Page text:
(Video podcast from the Government of Canada’s AfCam channel on YouTube)
The other day, a colleague brought the AfCam project to my attention. What is AfCam? It’s “Afghanistan Camera” – a federal government social media project in support of Canada’s work in Afghanistan. I believe it’s led by CIDA.
Here’s the blurb from the AfCam home page on the “Canada’s Engagement in Afghanistan” website:
Welcome to AfCam, a look at Canada’s engagement in Afghanistan through photos, videos, and sounds. View our feature gallery and podcast by clicking below, or search the database by clicking in the box to the right.
Stay updated by subscribing to AfCam on social media channels like Flickr, YouTube, and iTunes.
I just love seeing the words “social media channels like Flickr, YouTube, and iTunes” on a GoC web page. This is great initiative – using images, sound and video content is a fantastic way to complement (or supplant) the usual text-centric government communications products online, whether press releases or publications etc. And the social nature of these tools makes it a lot easier to spread this content around. So I love seeing it out there.
One of the challenges of using these disparate channels is tying it all together — and the AfCam page does a nice job of this. In addition to the photos and videos themselves, the page prominently points to the various AfCam outposts on YouTube, Flickr, Facebook and iTunes. (And I wonder if this is the first use of these logos on a federal website?) There’s an RSS feed buried at the bottom also. I would have taken advantage of the RSS autodiscovery technique for this, but no matter.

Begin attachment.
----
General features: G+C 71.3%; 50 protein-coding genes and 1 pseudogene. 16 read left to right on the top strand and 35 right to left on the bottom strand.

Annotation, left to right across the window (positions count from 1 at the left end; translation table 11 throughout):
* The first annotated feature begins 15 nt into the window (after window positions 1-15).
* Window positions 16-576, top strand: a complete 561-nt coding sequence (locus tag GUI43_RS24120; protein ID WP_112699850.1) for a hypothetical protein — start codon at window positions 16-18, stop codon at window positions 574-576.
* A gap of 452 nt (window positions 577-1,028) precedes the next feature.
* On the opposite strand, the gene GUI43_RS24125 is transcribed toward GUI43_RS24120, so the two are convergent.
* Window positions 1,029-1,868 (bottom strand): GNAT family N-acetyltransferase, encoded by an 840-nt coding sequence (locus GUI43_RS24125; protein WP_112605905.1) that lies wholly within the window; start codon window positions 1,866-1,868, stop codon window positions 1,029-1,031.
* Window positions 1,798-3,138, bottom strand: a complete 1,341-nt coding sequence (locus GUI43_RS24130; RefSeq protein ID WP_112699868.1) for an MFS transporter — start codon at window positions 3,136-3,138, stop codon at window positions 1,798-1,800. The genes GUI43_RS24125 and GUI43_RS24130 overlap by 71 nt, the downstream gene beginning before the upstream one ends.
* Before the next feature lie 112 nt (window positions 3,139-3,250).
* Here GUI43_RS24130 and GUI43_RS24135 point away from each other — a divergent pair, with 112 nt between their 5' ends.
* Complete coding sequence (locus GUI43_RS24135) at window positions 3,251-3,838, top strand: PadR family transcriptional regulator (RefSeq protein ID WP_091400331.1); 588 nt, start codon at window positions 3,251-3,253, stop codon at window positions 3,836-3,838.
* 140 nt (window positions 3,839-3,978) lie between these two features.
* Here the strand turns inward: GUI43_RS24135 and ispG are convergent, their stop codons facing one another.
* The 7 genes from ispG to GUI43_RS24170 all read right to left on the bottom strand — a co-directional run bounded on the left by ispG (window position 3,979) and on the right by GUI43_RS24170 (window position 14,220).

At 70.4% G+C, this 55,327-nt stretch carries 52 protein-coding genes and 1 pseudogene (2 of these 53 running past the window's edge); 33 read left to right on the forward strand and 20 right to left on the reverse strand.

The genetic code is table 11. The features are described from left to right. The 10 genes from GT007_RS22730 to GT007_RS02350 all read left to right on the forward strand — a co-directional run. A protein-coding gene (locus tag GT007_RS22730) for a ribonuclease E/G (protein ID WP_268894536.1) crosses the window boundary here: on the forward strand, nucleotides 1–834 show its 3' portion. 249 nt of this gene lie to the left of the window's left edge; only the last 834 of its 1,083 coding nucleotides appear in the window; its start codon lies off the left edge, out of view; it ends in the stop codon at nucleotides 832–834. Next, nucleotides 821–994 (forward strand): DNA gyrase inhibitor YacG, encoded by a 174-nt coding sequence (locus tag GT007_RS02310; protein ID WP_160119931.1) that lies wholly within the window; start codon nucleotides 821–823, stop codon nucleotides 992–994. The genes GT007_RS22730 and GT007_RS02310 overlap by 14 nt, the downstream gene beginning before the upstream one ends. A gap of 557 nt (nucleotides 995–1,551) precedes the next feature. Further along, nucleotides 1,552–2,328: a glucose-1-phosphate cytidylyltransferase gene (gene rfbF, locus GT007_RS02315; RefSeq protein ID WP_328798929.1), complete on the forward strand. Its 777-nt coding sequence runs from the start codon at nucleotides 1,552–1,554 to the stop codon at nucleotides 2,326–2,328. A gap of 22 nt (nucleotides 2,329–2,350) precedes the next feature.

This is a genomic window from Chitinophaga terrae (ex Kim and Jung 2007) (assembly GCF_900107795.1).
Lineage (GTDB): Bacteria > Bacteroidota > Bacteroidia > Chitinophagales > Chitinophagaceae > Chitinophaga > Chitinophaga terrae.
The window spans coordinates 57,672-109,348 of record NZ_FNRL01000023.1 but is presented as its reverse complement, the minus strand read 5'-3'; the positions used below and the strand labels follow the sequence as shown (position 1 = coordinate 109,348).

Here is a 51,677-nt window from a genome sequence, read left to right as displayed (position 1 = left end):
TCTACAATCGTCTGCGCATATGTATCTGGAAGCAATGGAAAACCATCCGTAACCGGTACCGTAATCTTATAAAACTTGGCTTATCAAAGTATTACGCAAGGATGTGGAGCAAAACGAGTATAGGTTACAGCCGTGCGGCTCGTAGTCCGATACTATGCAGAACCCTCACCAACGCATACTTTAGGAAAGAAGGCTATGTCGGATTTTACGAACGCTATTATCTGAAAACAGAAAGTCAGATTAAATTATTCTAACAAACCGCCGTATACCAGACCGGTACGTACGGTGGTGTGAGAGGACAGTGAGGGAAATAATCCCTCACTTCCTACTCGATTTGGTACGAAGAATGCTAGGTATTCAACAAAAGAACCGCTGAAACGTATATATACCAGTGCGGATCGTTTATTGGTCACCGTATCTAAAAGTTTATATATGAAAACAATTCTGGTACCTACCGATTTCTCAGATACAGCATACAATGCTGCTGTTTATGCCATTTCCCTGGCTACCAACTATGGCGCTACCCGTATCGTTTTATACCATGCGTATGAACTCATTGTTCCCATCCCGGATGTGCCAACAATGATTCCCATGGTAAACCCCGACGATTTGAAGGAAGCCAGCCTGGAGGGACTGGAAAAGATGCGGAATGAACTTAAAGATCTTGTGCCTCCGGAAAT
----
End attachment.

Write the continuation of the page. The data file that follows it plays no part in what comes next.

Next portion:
But what if you come at AfCam via one of these other channels? The Facebook page is essentially a mirror of the content from the AfCam page on http://www.afghanistan.gc.ca — the photos from the Flickr photostream are posted there, the RSS feed items are there and the videos have been uploaded also. Interestingly, most of videos have been included via the FB YouTube app rather than being uploaded directly (although there’s English and French overview videos posted using FB’s native video app). And the photos are also posted directly to the page rather than being pulled from Flickr via that’s site’s FB app.
The YouTube and Flickr channels are much more rudimentary — a lot of this has to do with the limitations inherent in those platforms. There’s not a lot of room for cross-linking or pointing to AfCam’s other presences from either of these. The focus is squarely on the videos and the photos respectively; context be damned. But on Flickr for instance, I’m thinking that more detail should be added to the AFCam profile page, which could point to the YouTube channel or the Facebook page or back to the page on http://www.afghanistan.gc.ca.
Aside: I noticed also that the Flickr photos were all marked as copyrighted. I’ll bet they are the work of professional photogs who want to retain their copyright, but wouldn’t it be nice to see these with creative commons licensing to facilitate sharing?
Aside #2: I noticed that the videos embedded on the main AFCam page are using what looks like the accessible media player mandated by the GoC – I couldn’t find the transcripts however. Posting up a text transcript would complete the accessibility solution.